Its content-targeted ad serving technology will create new alternatives for advertisers.
BidClix plans to introduce a turnkey, co-branded version of its ad serving solution in January, ClickZ News has learned. It will give advertisers an alternative to display ad networks, while offering some of the benefits of paid search.
"With the rise of paid search has come the rise of a new market segment. The small and medium businesses that are buying paid search really weren't advertising online before," said Paul Needham, president of BidClix. "Many publishers haven't been able to serve that market, except through a third party."
Needham believes by offering advertisers a system that makes it easy to sign up and manage ads, publishers can bring the ease of paid search management to in-page ads, and maintain a direct relationship with advertisers. Advertisers sign up, create a text ad, and choose from 35 content channels, such as health, sports, or finance, to bid for CPC rates.
BidClix has already implemented the technology on a handful of sites. Needham declined comment on specific publishers the company is working with, but BidClix ads have been spotted on Microsoft's Hotmail network, among other places. An automated publisher sign-up and management process will be implemented before the co-branded solution is formally launched next month.
BidClix's average CPC rate is $0.38, the minimum is $0.05. Volume will vary by publisher. Throughout its network, BidClix serves 1.1 billion ads per month, reaching 25 million individual consumers in the U.S. and international markets.
Publishers display up to three text ads in the space of a 300x250 or 160x600 display ad unit. These spots will rotate the top 10 ads in a channel based on the advertisers' bids, so the top bidders for each channel get the majority of impressions.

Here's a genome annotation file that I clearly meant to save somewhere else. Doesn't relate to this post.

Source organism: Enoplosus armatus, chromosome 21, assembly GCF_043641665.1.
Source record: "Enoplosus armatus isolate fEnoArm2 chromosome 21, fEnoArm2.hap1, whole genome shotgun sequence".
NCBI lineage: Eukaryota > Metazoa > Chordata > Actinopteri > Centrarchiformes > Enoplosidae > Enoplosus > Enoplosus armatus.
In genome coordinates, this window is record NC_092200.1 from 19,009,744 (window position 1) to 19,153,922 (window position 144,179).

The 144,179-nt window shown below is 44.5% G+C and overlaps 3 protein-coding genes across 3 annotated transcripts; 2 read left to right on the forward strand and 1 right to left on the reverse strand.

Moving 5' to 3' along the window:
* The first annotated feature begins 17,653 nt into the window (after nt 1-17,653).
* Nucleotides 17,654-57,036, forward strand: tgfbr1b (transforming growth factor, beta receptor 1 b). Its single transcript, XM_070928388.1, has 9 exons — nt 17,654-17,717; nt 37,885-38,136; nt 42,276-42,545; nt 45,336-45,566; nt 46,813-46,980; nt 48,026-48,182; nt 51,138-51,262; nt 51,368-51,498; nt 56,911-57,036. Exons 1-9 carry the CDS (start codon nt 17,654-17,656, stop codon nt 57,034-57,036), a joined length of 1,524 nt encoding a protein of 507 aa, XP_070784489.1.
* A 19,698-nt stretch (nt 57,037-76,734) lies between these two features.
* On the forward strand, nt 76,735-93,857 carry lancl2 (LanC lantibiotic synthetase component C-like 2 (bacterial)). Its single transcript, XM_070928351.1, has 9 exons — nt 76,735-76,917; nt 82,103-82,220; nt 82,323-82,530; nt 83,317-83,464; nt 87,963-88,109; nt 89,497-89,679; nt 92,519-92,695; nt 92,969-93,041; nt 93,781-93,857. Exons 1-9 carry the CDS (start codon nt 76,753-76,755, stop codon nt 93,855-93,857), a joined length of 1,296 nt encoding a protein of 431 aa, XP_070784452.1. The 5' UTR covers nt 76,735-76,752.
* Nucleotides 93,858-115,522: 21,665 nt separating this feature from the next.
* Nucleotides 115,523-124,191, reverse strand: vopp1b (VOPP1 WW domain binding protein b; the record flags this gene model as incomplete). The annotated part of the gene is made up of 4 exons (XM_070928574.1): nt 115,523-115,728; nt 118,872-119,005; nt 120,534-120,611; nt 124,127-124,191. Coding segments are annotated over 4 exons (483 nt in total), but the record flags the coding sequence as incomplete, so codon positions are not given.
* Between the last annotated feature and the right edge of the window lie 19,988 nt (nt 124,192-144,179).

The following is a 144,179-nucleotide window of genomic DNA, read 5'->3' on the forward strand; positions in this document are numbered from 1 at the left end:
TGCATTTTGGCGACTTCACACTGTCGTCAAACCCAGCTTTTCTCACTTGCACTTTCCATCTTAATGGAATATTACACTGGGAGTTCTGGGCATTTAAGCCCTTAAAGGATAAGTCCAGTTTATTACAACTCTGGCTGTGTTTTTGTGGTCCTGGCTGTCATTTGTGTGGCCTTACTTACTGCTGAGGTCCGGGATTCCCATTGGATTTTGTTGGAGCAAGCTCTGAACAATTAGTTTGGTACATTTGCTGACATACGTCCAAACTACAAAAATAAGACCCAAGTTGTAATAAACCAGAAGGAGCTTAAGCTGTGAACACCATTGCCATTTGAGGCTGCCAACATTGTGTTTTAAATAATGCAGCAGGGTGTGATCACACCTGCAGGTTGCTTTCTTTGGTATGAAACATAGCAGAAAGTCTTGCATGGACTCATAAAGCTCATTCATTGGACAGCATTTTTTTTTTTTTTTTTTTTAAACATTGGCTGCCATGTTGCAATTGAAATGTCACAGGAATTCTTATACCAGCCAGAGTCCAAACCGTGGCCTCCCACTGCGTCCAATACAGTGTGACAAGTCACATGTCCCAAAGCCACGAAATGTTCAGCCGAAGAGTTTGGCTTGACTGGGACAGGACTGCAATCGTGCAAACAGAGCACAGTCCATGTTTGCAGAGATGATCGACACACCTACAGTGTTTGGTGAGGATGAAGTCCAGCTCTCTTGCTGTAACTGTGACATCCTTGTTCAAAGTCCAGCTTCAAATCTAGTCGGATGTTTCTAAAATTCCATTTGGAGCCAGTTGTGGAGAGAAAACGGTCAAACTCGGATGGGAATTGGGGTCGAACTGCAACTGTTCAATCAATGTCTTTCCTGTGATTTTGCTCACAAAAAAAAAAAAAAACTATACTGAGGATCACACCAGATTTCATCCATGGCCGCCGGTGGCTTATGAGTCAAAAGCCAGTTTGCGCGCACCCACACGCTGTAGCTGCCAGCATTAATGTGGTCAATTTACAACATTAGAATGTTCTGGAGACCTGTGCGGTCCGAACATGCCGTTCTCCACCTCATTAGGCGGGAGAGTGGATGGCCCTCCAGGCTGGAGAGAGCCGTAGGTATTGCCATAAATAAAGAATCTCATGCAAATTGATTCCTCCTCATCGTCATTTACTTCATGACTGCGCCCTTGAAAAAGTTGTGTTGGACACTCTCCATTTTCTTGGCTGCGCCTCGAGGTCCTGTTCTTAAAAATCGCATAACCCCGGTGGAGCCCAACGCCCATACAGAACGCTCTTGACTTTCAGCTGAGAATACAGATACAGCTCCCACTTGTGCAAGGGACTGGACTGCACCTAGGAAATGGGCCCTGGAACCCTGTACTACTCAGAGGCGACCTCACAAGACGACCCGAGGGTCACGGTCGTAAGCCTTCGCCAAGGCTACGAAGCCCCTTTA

"The rest get enough of a taste of potential traffic to help them decide what a click is worth," Needham added.
When a publisher signs up for the program, a human editor categorizes the site, so ads relevant to the site's category will be shown. Needham admits that the process leads to less targeted ads than keyword-based approaches like paid search, but the higher volume makes up for that, he said.
"A lot of advertisers love paid search, but find they don't get enough leads. There are only so many people searching for your product every day. You have to be there -- it's essential, and it's efficient -- but it's not enough," Needham said.
Publishers can serve ads from advertisers the publisher has signed up, from existing advertisers in the BidClix network, or from other providers the publisher has a relationship with, such as Overture or FindWhat. "If we're providing a technology solution, it shouldn't be biased toward BidClix ads," Needham said.
The BidClix network ads allow the publisher to "back-fill" the site's inventory to create immediate competition in the CPC bidding. Publishers keep 60 percent of the revenue from these ads, and 80 percent of revenue that comes from advertisers the publisher signed itself.
"We can take a smaller cut because we don't need to support a large sales organization to sell inventory," Needham said.
BidClix began building its original ad network in April 2001. There are now over 5,200 publishers serving targeted text ads from 10,400 advertisers in BidClix's network. Earlier this month, the company announced the first private-label deal for its ActiveMarket technology. Bell Canada licensed ActiveMarket for its Sympatico.MSN.ca portal, operated jointly with MSN Canada. Where the private label version is aimed at large publishers, portals and ISPs, the co-branded service will be targeted at small and mid-sized publishers, Needham said.
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Kevin Newcomb joined ClickZ in August 2004, covering search marketing and other online marketing topics. He has been reporting on web-based businesses since 2000.
Before the bubble burst, Kevin was a marketing manager for an online computer reseller, handling copywriting, e-mail marketing, search marketing and running the affiliate program.
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